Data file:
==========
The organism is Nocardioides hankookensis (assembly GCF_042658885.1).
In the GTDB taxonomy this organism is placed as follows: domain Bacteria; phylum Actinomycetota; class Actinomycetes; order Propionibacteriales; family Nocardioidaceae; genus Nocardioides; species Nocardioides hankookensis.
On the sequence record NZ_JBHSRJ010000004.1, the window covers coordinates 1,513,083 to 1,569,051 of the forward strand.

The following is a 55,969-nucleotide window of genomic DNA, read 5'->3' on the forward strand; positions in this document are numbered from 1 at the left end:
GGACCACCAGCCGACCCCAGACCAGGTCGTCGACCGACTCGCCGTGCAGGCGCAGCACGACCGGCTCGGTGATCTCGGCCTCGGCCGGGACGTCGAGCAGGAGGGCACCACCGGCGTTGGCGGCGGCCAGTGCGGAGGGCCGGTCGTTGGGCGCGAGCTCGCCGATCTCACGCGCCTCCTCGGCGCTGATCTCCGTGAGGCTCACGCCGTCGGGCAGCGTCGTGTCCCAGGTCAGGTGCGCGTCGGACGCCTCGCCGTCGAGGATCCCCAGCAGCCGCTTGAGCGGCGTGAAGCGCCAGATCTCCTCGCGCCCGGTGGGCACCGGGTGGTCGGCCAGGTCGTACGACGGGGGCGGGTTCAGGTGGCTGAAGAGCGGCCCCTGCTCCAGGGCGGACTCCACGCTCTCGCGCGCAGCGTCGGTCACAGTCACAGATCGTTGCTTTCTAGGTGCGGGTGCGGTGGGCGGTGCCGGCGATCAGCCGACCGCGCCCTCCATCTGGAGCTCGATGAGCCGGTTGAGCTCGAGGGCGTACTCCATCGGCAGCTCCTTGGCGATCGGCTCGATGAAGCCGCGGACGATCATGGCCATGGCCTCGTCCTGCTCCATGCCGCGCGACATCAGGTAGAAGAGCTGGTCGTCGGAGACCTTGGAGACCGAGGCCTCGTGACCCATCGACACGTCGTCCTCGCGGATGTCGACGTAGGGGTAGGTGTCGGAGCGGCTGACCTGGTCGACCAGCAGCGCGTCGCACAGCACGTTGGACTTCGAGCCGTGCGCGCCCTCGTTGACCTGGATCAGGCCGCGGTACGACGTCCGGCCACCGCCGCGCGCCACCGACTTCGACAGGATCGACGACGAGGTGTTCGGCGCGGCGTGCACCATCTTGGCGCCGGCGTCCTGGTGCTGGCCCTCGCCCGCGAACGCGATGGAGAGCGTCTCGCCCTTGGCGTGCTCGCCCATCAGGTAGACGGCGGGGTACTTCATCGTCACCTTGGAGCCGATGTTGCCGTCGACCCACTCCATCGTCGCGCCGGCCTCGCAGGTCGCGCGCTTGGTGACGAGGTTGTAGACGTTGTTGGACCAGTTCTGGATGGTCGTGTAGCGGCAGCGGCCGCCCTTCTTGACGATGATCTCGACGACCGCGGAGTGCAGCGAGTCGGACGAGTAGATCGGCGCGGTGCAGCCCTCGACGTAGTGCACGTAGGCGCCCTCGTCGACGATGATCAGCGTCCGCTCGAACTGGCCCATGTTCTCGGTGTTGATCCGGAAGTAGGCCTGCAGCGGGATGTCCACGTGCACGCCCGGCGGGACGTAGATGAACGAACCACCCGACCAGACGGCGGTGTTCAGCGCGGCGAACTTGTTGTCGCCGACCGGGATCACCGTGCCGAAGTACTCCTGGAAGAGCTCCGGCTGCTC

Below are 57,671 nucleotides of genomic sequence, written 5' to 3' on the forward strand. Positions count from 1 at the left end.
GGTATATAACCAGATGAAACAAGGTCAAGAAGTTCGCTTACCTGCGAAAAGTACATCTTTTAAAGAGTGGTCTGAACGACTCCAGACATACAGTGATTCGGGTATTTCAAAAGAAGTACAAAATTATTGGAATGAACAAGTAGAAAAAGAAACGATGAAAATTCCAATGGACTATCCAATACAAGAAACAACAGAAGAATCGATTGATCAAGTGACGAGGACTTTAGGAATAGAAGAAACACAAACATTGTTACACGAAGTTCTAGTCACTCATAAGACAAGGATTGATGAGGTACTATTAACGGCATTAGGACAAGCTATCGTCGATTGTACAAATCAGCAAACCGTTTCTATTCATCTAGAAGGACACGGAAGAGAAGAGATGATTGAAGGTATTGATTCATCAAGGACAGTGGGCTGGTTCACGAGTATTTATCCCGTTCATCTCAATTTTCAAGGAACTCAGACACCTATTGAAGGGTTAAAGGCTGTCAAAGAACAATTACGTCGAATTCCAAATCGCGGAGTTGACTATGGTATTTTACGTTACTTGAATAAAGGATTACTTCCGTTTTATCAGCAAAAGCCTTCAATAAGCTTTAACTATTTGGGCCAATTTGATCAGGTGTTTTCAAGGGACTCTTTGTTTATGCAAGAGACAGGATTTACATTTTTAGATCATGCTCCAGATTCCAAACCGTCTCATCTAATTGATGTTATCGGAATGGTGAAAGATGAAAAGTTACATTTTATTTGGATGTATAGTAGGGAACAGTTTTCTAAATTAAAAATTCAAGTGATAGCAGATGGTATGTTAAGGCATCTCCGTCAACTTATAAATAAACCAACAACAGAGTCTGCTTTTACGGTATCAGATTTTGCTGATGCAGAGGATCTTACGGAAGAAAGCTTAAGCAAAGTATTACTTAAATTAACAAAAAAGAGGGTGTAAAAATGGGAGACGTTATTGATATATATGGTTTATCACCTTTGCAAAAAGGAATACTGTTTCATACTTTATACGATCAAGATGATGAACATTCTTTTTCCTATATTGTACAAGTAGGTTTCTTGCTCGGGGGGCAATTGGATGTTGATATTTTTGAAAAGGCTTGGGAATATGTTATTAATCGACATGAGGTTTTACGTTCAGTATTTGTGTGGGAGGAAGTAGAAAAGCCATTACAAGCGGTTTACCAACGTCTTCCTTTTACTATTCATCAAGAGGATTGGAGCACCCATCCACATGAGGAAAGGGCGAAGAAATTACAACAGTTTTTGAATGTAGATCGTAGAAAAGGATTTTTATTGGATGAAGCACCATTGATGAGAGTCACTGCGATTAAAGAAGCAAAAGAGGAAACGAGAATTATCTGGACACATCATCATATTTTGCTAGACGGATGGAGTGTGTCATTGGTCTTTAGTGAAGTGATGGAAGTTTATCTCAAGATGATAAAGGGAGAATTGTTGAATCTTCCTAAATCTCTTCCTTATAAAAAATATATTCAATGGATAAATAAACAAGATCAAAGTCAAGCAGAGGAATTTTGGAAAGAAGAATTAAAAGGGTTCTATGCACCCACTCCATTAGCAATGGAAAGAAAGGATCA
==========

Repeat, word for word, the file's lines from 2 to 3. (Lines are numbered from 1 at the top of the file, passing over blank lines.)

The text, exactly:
In the GTDB taxonomy this organism is placed as follows: domain Bacteria; phylum Actinomycetota; class Actinomycetes; order Propionibacteriales; family Nocardioidaceae; genus Nocardioides; species Nocardioides hankookensis.
On the sequence record NZ_JBHSRJ010000004.1, the window covers coordinates 1,513,083 to 1,569,051 of the forward strand.